If after waiting several weeks you continue to experience sexual side effects, reach out to your provider, who may recommend one of the following management solutions:

  • Lowering the dose: If you’ve started to experience these side effects after beginning to take a higher dose, your doctor or provider may recommend lowering the dose to reduce the risk or frequency of sexual side effects. Keep in mind that it isn’t safe to alter your medication dosage without the help and guidance of a professional, so be sure to consult your provider before making changes.
  • Switching to another antidepressant: If Zoloft causes unwanted sexual side effects no matter the dose, your provider may recommend trying another antidepressant with less potential for sexual side effects, like another SSRI, an SNRI (venlafaxine or duloxetine), or bupropion (Wellbutrin), depending on your specific mental health symptoms.
  • Adding another medication: Adding a second antidepressant or another medication may help to counter the sexual side effects. This may include another antidepressant like bupropion (Wellbutrin), or for those with erectile dysfunction, the addition of a medication approved to improve sexual function, like sildenafil (Viagra) or tadalafil (Cialis). 
  • Therapy: Though you may notice a change in sexual function after starting Zoloft, it may not necessarily be a side effect of the medication. If your provider suspects the changes to be psychological, they may recommend therapy to help address the root of the sexual problem.
  • Stopping medication: In some cases, you and your provider may decide that it’s best for you to stop taking medication altogether. It’s important to work with your doctor or health care provider to stop the medication safely, otherwise you may be at risk of withdrawal symptoms, including nausea, vomiting, cramps, diarrhea, loss of appetite, and lightheadedness.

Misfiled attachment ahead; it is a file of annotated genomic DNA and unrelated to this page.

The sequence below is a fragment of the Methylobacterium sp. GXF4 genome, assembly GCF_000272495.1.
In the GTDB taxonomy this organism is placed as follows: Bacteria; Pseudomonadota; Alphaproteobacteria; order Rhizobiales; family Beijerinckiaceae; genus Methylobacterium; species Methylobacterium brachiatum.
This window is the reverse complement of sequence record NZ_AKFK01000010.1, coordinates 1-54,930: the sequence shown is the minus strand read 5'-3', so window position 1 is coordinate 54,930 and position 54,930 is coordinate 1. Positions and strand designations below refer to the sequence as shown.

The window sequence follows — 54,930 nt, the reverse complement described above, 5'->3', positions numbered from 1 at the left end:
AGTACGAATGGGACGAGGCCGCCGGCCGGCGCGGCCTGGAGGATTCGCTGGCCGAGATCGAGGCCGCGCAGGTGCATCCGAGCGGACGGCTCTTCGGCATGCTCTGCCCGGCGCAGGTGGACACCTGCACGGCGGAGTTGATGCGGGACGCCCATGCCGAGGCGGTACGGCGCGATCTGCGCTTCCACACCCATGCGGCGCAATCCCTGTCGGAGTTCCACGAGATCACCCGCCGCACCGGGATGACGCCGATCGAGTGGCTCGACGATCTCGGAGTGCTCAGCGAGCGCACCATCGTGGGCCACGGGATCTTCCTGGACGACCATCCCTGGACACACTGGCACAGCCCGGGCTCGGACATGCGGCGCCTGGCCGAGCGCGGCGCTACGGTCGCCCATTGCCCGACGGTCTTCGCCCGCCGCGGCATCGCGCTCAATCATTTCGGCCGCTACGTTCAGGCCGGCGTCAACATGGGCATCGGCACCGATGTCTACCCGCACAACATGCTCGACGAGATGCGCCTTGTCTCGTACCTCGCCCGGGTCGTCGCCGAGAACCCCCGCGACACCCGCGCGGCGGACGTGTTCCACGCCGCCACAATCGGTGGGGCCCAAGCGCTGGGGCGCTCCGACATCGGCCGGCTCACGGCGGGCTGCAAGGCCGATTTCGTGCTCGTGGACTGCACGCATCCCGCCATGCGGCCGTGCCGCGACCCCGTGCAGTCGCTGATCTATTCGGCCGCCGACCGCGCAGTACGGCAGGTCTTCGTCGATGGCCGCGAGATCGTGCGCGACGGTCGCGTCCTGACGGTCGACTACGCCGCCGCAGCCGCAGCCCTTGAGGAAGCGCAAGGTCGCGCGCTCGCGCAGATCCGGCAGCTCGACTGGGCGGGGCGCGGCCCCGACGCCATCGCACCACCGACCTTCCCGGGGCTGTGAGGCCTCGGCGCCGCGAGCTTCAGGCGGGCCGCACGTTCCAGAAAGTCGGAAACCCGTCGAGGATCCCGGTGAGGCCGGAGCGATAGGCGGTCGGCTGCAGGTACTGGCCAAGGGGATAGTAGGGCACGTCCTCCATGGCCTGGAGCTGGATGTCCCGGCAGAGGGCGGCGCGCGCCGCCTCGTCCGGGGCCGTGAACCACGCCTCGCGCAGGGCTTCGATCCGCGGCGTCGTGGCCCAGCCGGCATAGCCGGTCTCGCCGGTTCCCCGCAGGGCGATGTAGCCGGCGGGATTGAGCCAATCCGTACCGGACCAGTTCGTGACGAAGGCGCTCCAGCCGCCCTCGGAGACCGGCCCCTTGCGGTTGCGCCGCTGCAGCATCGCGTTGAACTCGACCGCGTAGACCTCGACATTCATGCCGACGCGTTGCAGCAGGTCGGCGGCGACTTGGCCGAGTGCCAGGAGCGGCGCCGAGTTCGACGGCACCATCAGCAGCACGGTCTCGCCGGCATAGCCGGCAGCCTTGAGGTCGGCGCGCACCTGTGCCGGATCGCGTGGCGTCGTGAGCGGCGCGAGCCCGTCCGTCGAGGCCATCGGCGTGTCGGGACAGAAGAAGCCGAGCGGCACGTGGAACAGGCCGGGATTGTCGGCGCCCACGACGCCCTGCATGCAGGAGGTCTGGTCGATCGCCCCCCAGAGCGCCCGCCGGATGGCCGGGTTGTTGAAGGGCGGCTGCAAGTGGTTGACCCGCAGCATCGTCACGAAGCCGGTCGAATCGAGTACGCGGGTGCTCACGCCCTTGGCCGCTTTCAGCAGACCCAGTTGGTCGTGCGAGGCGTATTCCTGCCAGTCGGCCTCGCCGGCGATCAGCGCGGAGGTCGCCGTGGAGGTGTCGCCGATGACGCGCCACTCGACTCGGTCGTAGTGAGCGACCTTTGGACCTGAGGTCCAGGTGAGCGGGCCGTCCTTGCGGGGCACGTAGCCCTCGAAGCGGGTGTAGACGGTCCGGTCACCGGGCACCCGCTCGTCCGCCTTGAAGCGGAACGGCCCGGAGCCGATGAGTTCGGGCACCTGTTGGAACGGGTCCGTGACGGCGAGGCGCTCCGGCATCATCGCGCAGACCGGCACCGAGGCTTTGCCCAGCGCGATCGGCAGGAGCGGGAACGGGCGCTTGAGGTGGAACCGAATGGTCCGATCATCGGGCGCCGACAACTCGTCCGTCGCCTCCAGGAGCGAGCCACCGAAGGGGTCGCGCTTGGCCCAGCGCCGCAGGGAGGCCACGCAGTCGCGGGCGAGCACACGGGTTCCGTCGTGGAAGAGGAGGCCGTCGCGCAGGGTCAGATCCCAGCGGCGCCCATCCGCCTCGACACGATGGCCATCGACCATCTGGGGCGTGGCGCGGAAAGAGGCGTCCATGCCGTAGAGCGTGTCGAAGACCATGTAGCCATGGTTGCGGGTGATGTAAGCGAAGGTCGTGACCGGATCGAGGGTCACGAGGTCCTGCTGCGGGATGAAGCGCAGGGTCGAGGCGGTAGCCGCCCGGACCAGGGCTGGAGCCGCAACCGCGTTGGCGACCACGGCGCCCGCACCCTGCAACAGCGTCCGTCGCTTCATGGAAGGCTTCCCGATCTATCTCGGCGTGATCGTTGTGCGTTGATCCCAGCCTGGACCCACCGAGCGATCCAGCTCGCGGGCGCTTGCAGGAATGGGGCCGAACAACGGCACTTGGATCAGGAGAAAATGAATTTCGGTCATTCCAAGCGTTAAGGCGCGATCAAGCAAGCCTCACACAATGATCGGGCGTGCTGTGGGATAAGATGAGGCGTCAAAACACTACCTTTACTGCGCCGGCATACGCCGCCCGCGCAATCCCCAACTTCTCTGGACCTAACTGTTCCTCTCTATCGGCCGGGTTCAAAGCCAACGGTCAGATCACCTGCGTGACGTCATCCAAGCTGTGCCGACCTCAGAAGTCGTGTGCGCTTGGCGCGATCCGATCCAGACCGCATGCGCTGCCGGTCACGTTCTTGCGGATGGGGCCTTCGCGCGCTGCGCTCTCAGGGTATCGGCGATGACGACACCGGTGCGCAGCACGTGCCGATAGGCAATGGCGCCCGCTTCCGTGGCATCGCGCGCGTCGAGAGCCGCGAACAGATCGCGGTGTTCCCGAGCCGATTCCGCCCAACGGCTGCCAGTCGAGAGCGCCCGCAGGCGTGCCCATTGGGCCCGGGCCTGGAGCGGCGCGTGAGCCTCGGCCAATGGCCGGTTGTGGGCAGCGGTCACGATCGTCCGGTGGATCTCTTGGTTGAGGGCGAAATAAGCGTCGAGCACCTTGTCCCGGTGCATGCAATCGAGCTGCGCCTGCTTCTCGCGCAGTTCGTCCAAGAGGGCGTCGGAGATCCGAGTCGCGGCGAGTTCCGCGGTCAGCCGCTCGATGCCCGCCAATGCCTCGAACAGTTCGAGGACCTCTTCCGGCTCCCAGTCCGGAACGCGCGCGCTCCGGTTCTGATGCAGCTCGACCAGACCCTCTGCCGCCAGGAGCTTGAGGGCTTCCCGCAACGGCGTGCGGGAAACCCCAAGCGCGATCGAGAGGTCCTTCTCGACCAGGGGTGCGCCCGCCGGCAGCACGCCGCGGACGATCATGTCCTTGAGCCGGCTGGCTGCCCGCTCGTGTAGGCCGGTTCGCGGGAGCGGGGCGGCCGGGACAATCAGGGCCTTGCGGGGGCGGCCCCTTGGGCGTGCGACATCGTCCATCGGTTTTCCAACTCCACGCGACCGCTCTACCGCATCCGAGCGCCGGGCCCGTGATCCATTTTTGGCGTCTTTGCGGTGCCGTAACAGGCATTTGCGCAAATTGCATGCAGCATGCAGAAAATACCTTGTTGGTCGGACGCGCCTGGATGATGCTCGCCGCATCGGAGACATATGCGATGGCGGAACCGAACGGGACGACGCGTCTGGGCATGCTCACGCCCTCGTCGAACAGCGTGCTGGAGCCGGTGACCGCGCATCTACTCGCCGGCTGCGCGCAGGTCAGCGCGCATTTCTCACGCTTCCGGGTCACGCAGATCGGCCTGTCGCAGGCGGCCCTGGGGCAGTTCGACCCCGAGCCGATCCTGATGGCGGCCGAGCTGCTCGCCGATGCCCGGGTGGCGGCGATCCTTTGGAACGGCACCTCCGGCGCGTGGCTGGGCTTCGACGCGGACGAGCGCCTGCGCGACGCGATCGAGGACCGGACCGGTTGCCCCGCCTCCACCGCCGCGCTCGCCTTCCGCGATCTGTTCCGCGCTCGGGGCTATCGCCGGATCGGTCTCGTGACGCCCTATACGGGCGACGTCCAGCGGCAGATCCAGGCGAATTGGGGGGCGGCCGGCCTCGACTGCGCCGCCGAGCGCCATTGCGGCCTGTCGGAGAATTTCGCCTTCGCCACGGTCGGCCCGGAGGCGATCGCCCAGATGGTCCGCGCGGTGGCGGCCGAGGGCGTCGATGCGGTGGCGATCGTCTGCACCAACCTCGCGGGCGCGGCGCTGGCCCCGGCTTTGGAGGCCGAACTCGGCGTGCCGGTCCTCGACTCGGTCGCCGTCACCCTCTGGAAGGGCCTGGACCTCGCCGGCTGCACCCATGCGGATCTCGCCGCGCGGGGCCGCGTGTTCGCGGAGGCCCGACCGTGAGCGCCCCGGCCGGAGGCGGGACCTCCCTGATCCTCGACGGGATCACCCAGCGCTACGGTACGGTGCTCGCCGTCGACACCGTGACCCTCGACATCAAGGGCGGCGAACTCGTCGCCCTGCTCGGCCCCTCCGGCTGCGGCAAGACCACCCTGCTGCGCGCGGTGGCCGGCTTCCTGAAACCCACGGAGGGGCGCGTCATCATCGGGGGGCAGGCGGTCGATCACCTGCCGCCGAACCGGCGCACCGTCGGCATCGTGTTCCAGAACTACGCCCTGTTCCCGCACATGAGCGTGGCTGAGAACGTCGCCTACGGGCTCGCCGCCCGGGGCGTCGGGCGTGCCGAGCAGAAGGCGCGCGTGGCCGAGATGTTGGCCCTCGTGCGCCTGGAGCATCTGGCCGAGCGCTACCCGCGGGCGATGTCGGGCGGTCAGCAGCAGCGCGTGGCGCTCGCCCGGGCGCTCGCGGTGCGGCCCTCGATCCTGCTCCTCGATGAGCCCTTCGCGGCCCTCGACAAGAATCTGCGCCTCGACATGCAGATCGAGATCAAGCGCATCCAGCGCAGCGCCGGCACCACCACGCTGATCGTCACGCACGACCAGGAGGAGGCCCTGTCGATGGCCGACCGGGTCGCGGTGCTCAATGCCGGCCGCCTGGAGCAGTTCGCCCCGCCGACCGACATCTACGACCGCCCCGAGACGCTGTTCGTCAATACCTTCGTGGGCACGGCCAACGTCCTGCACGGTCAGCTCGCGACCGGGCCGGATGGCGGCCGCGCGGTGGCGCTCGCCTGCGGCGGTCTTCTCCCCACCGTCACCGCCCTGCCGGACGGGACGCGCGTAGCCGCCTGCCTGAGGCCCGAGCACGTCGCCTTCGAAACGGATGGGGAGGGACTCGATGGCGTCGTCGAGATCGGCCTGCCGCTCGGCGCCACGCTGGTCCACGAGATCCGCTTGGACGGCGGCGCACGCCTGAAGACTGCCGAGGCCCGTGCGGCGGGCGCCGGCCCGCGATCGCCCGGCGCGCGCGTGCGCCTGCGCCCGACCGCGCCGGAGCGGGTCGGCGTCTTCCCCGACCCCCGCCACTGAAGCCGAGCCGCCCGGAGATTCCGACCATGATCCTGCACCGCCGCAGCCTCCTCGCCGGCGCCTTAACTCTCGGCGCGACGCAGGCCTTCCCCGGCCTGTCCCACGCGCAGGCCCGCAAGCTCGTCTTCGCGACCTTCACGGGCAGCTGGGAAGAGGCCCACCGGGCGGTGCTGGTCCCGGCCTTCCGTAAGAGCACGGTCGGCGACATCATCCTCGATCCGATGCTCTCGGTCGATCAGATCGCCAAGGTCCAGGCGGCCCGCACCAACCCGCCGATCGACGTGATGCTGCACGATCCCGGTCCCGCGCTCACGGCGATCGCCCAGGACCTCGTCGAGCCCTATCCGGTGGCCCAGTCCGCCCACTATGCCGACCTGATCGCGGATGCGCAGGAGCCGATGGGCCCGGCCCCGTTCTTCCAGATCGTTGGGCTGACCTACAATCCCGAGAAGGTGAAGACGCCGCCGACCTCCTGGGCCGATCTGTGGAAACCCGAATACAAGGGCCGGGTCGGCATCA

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When to See a Doctor

When starting any medication, it’s helpful to know what to expect.

If you’re starting Zoloft, experiencing some side effects within the first two weeks of starting the medication is completely normal. 

Though sexual side effects are possible when taking Zoloft, it’s also possible that sexual changes you experience are a symptom of your depression or anxiety, and not a side effect of the medication.

Keeping an open dialogue with your doctor or provider will help to identify the root cause of your sexual symptoms and how best to treat or mitigate these changes.

Additionally, you should reach out to your provider if you experience any of the serious side effects of Zoloft, including suicidal thoughts, worsening depression and anxiety, manic episodes, hallucinations, or severe physical side effects, or if Zoloft isn’t working to alleviate your depression or anxiety. 

How K Health Can Help

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Frequently Asked Questions

Can Zoloft permanently alter your libido?
No. The sexual side effects associated with Zoloft and other antidepressants resolve once you stop taking the medication. If you wish to stop taking Zoloft, make sure you speak to your provider, who can help you safely wean off the medication without experiencing withdrawal symptoms.
Will Zoloft make you last longer in bed?
Zoloft can cause a delay or difficulty in achieving orgarms, but it should not be taken for that purpose. A rare but possible sexual side effect of Zoloft is priapism, or a prolonged erection of the penis. Priapism is a serious side effect that can be painful and potentially cause permanent damage. If you experience an erection that lasts longer than 4 hours, seek medical attention right away.
Do all antidepressants have sexual side effects?
No, not all antidepressants have sexual side effects. Some examples of antidepressants with the lowest rate of sexual side effects include bupropion (Wellbutrin), mirtazapine (Remeron), and vilazodone (Viibryd).
K Health articles are all written and reviewed by MDs, PhDs, NPs, or PharmDs and are for informational purposes only. This information does not constitute and should not be relied on for professional medical advice. Always talk to your doctor about the risks and benefits of any treatment.

Sarah Malka, MD

Dr. Sarah Malka is a board certified emergency medicine physician with K Health. She completed her residency at Harvard Medical School.